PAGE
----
7. On June 14, 2000, the petitioners submitted new information in the case, which was forwarded to the State on June 20 of that year. On August 15, 2002, the petitioners again submitted new information, which was forwarded to the State on September 23 of that year. On December 12, 2002, the State presented a report-response to the petition and the petitioners’ subsequent communications, in which it requested that the petition be declared inadmissible. The State’s observations were forwarded to the petitioners on February 13, 2003. The petitioners submitted their views on the State’s report-response on June 30, 2003, and presented new information concerning the case on April 7 and May 6, 2004. On June 16, 2004, the State requested that the IACHR grant it a 30-day extension to respond to the petitioners’ correspondence. On June 7, July 27, and September 27, 2004, respectively, correspondence was received from the petitioners containing updated information on the case and requesting adoption of an admissibility report. On October 26, 2004, the State presented new observations in which it reiterated its position concerning the inadmissibility of the petition. III. POSITIONS OF THE PARTIES A. Position of the petitioners 8. On February 15, 1998, Johan Alexis Ortiz Hernández, a 19 year old student in the final level of the National Guard Training School of Cordero [Escuela de Formación de Guardias Nacionales de Cordero (ESGUARNAC)], was taken, together with his fellow students, from the Cordero School to the Caño Negro Rural Commandos [Comandos Rurales] facilities for practice exercises included in the third and final phase of his training as a National Guardsman. During one of these practice exercises, the student died in an “unfortunate accident,” according to the version given by school authorities. 9. According to the official version given to the student’s family, at approximately 12:45 p.m., Johan Alexis was crossing a section of the “Special Soldier” field when he was hit by two projectiles from an AFAG M-61 machine gun. In the military exercise, the students crawled underneath barbed wire fencing while an instructor with an automatic weapon fired in their direction, over the fencing. The version presented to the family was that the student stood up for no reason and was hit by two shots on the right side of his body at the level of the clavicle. 10. The parents maintain that their son’s death was not accidental. They argue that a series of facts, elements, and circumstances compelled them to analyze the version given by the school authorities and they discovered that they had been the victims of concealment of information and had been given contradictory accounts, leading them to believe that the events had taken place intentionally. Among the circumstances they report are alleged inconsistencies in the information regarding the military authorities who participated in the exercise and compliance with orders related to it. Although the petitioners were informed that the exercise was carried out in compliance with orders and regulations, they subsequently received information indicating that certain instructions for conducting practice exercises had not been followed and that the location of the exercises had been changed. 11. The student’s family claimed that at the time of the incident, there were no medical or paramedical personnel on site, much less an ambulance to respond to any kind of emergency. Because of this, Johan was unable to receive timely care and the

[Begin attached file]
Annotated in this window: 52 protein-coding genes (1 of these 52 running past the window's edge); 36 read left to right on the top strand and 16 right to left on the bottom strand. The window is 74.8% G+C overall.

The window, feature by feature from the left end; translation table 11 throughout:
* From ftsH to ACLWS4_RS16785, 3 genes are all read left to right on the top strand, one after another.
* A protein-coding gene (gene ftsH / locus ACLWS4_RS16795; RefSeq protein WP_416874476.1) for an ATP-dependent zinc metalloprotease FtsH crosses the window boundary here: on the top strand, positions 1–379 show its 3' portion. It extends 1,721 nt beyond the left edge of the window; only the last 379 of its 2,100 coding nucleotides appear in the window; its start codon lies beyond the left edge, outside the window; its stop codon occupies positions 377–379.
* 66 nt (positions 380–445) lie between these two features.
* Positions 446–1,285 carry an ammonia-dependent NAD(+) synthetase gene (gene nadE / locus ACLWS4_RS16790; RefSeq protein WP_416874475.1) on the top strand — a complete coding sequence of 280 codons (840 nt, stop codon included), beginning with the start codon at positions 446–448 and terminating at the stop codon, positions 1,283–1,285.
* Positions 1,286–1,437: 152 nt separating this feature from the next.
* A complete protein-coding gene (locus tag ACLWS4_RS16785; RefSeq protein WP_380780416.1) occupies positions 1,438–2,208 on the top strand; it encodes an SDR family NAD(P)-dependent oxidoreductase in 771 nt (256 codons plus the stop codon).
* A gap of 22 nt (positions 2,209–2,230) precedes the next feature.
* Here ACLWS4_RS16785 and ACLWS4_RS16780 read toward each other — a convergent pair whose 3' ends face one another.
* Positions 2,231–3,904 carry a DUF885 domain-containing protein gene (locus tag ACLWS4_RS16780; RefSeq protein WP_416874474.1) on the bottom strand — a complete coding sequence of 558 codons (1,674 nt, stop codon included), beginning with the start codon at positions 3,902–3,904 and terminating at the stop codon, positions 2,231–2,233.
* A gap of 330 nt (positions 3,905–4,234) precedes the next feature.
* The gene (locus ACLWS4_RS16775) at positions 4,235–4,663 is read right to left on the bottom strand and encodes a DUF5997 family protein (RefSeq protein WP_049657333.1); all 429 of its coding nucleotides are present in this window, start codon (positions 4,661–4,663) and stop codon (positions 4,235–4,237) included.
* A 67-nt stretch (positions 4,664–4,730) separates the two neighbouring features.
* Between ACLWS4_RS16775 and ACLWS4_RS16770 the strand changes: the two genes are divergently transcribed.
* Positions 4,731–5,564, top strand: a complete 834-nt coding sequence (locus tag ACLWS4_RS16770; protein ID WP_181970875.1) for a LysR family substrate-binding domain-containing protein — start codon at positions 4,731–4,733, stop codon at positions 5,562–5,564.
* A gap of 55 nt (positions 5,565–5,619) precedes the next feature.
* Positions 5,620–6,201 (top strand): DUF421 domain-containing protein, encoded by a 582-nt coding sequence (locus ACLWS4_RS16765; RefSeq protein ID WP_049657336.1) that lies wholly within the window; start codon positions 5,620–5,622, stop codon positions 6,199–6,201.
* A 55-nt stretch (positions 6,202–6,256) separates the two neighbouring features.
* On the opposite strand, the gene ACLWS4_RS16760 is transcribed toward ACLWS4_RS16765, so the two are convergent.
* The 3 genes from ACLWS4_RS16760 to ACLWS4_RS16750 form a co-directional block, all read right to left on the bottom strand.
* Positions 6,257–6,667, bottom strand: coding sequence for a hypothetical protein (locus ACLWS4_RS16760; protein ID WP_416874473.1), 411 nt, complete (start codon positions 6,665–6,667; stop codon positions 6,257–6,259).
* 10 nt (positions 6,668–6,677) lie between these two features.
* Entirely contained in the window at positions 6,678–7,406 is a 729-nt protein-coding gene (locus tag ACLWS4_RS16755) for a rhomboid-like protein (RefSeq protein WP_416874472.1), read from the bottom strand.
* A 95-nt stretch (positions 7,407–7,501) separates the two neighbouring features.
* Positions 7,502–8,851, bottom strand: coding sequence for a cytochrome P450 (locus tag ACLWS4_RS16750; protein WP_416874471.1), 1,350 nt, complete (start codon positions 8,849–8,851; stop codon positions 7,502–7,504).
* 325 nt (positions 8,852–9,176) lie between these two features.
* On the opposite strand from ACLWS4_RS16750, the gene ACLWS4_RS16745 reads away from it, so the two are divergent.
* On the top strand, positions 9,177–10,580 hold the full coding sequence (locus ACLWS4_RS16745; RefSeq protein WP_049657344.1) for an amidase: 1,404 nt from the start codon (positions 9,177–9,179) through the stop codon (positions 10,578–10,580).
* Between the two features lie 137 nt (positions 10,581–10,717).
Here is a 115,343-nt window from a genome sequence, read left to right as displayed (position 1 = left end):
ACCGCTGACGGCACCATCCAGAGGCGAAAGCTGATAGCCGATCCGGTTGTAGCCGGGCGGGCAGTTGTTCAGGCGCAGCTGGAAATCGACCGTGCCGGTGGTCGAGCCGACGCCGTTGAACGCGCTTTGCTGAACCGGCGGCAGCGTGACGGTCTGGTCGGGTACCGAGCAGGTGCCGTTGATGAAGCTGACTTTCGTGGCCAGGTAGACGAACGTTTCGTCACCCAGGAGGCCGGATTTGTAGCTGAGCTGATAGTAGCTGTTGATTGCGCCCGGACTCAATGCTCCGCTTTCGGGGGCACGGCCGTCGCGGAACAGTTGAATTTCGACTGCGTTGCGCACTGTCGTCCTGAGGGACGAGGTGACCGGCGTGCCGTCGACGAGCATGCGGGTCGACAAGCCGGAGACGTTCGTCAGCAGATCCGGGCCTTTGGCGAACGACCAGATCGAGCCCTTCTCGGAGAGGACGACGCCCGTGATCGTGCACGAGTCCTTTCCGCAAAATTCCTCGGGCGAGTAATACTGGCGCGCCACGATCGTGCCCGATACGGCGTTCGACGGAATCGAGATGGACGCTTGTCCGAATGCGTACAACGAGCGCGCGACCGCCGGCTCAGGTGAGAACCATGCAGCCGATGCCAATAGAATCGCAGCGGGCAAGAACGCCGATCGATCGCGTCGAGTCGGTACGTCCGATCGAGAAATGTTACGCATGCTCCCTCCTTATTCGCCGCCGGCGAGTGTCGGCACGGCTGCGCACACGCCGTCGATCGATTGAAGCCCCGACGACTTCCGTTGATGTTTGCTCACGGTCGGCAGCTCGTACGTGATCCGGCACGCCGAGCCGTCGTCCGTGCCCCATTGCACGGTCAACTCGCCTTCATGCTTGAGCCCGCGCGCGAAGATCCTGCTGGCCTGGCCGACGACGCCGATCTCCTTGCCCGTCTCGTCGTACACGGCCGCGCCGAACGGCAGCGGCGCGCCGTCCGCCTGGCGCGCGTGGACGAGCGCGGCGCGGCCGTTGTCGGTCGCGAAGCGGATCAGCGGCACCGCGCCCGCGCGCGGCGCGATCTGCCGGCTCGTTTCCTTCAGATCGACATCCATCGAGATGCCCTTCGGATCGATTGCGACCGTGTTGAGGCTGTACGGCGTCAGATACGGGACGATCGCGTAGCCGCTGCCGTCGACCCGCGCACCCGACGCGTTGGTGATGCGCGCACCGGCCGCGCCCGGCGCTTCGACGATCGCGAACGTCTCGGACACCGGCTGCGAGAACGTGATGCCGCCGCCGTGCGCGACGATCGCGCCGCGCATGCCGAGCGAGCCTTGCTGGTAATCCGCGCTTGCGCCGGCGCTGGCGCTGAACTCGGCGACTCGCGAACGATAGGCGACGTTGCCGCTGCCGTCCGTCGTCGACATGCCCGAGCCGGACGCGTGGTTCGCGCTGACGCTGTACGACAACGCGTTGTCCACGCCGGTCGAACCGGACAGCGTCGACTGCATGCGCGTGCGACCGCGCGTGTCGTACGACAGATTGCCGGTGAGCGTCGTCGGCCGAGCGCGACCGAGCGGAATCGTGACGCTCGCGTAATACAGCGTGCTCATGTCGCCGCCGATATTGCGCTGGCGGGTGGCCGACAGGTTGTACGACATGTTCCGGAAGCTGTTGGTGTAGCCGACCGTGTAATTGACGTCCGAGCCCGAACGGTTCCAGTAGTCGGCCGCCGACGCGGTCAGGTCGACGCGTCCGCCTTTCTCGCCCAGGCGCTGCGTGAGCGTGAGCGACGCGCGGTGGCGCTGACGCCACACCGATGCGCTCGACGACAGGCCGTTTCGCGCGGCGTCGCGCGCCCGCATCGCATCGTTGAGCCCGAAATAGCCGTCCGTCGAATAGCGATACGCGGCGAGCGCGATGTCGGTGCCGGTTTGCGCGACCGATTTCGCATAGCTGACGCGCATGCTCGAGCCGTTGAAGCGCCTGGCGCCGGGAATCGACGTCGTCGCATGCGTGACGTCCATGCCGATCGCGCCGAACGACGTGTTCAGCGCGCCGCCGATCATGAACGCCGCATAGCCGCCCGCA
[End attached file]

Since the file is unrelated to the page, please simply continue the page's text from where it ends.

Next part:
Select target paragraph3